Your anonymous (why?) correspondent (“Human Rights is now a sick joke”) claims not to want to get into a debate about asylum seekers and then proceeds to do so despite their previous remarks on the subject having been shown, with evidence cited, to have been wrong.
Ah but that doesn’t matter according to their latest letter, there are other cases which show how undeserving asylum seekers are.
Unlike your correspondent I write from experience of asylum seekers, not other immigrants, trying to make a new life here. Nearly all of those I dealt with had good reason to leave their home countries. It is surprising to those of us living secure, comfortable lives in this country how many countries these conditions do not apply to.
Why do they leave their countries? I worked with a lot of Kurdish young men who came here during Saddam Hussein’s rule. They left to escape being drafted into his army which was engaged in a pointless bloody war with Iran. Families that could do so paid to get their sons away to safety - wouldn’t your correspondent do the same for their children?
As with most asylum seekers they came from families that could afford to get them away. You don’t find farm labourers from Zimbabwe here, they can only afford to get across the borders into South Africa or Zambia where they have to scratch whatever living they can. The ones who get here are often people with responsible jobs in their own countries, they want to make a contribution to this society and are grateful if allowed to stay.
Some are unable to get jobs suitable for their qualifications but will take any rather than rely on state handouts. Until recently if you got petrol from one Manchester garage you might have been served by a man who had been the head of a civil service department in his own country.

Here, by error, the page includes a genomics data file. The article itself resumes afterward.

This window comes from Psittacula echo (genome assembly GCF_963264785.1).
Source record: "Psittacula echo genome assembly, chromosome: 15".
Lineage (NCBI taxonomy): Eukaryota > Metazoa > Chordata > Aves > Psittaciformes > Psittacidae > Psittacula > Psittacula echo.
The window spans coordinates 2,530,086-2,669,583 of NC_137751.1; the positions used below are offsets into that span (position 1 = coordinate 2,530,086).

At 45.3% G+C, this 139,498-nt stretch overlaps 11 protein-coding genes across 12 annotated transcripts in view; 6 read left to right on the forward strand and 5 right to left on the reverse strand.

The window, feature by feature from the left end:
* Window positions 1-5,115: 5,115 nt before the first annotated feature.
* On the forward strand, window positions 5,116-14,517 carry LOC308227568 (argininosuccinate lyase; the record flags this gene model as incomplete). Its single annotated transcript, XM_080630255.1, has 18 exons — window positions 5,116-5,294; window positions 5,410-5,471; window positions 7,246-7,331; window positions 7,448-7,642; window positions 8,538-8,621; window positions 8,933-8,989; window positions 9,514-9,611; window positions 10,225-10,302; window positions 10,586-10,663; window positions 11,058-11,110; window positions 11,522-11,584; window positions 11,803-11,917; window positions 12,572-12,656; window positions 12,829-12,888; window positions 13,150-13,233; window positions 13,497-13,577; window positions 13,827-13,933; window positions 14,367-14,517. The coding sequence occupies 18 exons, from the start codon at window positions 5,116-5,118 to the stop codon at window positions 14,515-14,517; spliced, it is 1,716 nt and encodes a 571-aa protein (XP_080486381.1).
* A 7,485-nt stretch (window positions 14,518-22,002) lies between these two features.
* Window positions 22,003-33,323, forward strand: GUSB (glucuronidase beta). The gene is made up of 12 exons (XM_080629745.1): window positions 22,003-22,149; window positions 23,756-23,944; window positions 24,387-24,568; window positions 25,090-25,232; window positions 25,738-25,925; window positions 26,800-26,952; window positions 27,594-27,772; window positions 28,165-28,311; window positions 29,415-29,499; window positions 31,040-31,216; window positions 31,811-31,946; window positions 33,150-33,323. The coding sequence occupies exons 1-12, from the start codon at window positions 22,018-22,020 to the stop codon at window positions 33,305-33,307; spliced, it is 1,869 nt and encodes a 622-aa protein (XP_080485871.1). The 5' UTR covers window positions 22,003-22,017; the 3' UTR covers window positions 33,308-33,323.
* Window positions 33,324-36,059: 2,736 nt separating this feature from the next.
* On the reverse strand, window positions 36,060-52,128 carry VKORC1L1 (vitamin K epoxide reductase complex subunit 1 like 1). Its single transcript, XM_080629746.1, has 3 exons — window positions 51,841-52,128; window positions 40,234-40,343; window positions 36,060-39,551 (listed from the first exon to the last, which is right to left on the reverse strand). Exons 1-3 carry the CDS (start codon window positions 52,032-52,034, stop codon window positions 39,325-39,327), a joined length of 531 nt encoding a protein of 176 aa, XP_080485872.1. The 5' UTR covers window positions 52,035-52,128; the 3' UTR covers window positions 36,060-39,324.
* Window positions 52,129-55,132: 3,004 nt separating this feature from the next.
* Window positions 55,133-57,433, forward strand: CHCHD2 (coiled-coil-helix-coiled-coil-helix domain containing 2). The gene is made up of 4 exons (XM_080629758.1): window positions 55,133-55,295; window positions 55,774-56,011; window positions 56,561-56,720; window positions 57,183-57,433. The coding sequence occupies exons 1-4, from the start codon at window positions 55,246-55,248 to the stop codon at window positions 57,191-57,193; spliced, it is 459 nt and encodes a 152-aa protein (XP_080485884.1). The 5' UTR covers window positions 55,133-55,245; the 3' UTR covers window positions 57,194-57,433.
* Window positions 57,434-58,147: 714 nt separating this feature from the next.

He didn’t come here to get more money or welfare benefits, he came becasue he had to, his standard of living fell drastically by coming here.
Many asylum seekers are young people who have been sent by relatives financing them. We may sub our children to help them through university, they sub theirs to escape persecution, rape, torture and death. Why do they come here rather than elsewhere?
One of the answers is our former empire. Most asylum seekers here come from countries we have either ruled or directly influenced. The same applies to other former imperial powers. Asylum seekers from Indonesia go to Holland, Algerians to France, etc. In addition they speak English and have been taught to believe the British treat people fairly. But they have not always been treated fairly, they have been villified by dishonest sections of the press and abused by people.
One of the first African asylum seekers in Blackburn was followed in the street near her accommodation and abuse and filth shouted at her. She was only 17 and had suffered unimaginable treatment in an African civil war. These are the asylum seekers I know, not murderers and terrorists but ordinary people who have lived and suffered through extraordinary circumstances.
Like your correspondent I feel strongly about this for I have seen at first hand what he or she knows only from shameful reports from parts of the press that have been shown to lie. My original point was that asylum seekers have nothing to do with bedroom tax or the Human Rights Act for that matter so why bring them into the argument and persist in doing so.